1

I am working on salt related stuff. There i saw the onlyif condition in salt documents.I am confused the statement given in the document.

Also be aware that the **boolean value** is determined by the **shell's** concept of True and False, rather than **Python's** concept of True and False.

Link:https://docs.saltstack.com/en/latest/ref/states/requisites.html

My guess is

  `Shell         Python`

   True = 0      True = 1
  False = 1    False = 0

Please correct me if i am wrong.

  • it is not relevant what the specific values are. if every command listed returns successfully, the state is run. – user601 Mar 8 '18 at 15:02
  • (( 0 )) is false in bash but (( 1 )) is true, so it depends on context. – jordanm Mar 8 '18 at 17:21
3

In most programming languages that are able to treat integers as booleans, a non-zero value (not just 1) is "true" and the value zero is "false".

For example in C:

int a = some_function();

if (a) {
    puts("some_function returned a non-zero value");
}

... and similarly in Python (but obviously with different syntax).

In the shell, this is less useful as utilities would want to signal either success or failure to do whatever it is that they would like to do, and a failure may need to be distinguished with more detail than just "I failed".

This means that there is a single exit status, zero, that means "success", "everything went ok", or "I did what I was supposed to do", and that any other exit value should be taken as "failure". Some utilities use more than one non-zero exit status to further let the user know what went wrong (see e.g. "EXIT CODES/VALUES" in the manuals for rsync and curl).

Furthermore, if a utility is killed by a signal, the exit status of the utility will be 128 plus the signal number (see kill -l on your system).

From the introductory text on "Shell & Utilities" in the POSIX standard (talking about various sections of a manual, a better reference is welcomed):

The EXIT STATUS section describes the values the utility shall return to the calling program, or shell, and the conditions that cause these values to be returned. Usually, utilities return zero for successful completion and values greater than zero for various error conditions. If specific numeric values are listed in this section, the system shall use those values for the errors described. In some cases, status values are listed more loosely, such as >0. A strictly conforming application shall not rely on any specific value in the range shown and shall be prepared to receive any value in the range.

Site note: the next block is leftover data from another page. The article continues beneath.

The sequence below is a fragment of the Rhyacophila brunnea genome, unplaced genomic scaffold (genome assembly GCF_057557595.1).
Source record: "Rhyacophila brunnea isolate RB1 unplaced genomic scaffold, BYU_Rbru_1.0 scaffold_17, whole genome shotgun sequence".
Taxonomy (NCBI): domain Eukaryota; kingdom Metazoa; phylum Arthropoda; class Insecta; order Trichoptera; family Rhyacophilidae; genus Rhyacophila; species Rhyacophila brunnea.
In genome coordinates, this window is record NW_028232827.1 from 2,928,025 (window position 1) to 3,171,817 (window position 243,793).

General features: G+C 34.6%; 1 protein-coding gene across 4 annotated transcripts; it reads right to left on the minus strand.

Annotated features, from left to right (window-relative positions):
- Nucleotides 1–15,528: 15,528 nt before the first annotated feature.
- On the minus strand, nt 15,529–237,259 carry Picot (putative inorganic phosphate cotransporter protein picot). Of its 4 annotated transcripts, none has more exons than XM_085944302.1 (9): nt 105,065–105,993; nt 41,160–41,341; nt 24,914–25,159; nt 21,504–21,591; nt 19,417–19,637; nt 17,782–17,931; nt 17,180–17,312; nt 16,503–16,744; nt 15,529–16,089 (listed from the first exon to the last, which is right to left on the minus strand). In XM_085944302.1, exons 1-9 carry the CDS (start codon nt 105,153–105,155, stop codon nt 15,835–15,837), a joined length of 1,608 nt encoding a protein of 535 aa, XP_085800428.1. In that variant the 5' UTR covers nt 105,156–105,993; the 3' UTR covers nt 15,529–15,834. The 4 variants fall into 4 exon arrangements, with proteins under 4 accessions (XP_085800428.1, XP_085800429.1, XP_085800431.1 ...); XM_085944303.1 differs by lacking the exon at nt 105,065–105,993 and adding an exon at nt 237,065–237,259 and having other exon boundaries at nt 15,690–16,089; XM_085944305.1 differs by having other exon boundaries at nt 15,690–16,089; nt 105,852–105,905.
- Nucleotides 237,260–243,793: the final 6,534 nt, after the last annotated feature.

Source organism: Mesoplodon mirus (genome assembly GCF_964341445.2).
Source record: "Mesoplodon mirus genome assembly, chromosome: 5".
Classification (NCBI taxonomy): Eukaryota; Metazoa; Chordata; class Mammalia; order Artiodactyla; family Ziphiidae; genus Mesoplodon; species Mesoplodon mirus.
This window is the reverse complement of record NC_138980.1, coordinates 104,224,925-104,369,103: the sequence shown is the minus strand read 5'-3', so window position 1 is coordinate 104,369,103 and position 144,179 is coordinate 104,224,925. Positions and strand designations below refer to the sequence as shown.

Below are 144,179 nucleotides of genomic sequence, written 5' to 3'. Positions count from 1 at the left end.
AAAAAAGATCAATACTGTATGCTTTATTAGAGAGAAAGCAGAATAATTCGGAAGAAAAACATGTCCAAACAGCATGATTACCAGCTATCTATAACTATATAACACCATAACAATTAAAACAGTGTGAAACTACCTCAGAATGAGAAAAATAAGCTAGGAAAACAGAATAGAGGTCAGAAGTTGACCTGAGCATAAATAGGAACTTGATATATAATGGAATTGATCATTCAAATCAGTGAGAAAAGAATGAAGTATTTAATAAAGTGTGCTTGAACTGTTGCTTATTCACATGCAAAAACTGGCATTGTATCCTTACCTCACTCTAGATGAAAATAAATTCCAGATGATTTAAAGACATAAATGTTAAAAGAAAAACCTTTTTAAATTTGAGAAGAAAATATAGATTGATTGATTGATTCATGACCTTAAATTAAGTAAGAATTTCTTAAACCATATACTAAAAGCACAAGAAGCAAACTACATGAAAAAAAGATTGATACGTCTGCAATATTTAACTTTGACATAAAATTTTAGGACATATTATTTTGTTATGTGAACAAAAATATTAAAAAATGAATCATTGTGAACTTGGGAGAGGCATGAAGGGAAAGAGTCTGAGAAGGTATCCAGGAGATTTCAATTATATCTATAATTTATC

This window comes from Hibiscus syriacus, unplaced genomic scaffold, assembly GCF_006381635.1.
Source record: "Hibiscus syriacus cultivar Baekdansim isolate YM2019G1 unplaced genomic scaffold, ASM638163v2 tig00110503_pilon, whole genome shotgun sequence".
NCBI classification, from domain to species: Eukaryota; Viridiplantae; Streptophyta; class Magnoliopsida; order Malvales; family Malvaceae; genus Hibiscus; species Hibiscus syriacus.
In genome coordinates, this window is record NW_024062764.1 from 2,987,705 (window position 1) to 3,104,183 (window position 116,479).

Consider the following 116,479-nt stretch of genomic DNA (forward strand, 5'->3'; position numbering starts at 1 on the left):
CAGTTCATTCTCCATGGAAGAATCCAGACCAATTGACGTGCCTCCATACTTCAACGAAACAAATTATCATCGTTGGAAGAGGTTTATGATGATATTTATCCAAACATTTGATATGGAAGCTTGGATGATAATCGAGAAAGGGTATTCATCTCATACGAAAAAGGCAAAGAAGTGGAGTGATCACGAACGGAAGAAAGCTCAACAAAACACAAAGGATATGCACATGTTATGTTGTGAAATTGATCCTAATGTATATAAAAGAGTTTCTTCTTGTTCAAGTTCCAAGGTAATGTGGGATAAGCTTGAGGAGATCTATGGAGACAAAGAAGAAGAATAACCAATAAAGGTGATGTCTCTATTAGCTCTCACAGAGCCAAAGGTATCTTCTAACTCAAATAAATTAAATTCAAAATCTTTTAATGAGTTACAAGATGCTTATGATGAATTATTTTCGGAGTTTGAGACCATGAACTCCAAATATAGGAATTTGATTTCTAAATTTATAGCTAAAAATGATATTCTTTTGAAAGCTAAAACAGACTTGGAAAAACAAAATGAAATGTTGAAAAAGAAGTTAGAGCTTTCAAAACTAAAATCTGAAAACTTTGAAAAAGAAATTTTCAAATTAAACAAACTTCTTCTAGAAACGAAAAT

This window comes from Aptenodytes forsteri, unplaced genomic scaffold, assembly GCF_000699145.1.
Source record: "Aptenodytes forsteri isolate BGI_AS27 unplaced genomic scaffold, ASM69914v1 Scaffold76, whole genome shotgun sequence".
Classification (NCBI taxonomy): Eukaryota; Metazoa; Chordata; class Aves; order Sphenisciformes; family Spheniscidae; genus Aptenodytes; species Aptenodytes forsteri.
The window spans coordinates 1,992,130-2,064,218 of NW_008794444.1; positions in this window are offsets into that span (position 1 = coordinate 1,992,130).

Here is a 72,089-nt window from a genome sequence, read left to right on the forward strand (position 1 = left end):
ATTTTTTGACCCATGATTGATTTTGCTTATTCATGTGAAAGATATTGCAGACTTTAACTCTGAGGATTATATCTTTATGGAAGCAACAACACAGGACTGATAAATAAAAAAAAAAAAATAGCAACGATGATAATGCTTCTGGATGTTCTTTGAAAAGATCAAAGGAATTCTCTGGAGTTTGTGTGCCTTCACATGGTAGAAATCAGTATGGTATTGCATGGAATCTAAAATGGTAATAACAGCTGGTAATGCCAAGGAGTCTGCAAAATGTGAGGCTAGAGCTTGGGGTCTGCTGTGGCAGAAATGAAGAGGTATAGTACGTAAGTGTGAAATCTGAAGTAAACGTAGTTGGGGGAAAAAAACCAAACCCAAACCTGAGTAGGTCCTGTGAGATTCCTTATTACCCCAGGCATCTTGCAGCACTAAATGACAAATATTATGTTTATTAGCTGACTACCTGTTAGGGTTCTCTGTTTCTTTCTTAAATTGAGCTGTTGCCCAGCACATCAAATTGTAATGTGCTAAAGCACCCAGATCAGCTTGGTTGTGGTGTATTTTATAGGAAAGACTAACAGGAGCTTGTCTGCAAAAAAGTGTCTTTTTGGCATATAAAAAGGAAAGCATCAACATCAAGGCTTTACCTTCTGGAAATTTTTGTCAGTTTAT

For example, a utility may list zero as a successful return, 1 as a failure for a specific reason, and >1 as "an error occurred". In this case, unspecified conditions may cause a 2 or 3, or other value, to be returned. A conforming application should be written so that it tests for successful exit status values (zero in this case), rather than relying upon the single specific error value listed in this volume of POSIX.1-2008. In that way, it has maximum portability, even on implementations with extensions.


Note that library functions sometimes return non-zero (and therefore "true") values for error conditions. For example, the standard C functions fgetc() and fputc() returns EOF (usually -1) on error, which is a "true" value since it is non-zero.

So there is a subtle difference between the discussion about how integers are interpreted as booleans in programming languages and in the shell, and how error conditions are reported (these are two related topics).

  • C functions also often return nonzero values on error. Starting with all standard functions that return -1 on error, and zero or some positive value on success (e.g. open(), read()). The ones that just return ok/fail usually return zero on success, even though it's false! (e.g. close()) – ilkkachu Mar 8 '18 at 15:24
  • 1
    @ilkkachu Yes, we're really talking about two different things here. On one hand how integers are treated as booleans, and on the other how functions and utilities signal failure and success. – Kusalananda Mar 8 '18 at 15:26

Your Answer

By clicking “Post Your Answer”, you agree to our terms of service, privacy policy and cookie policy

Not the answer you're looking for? Browse other questions tagged or ask your own question.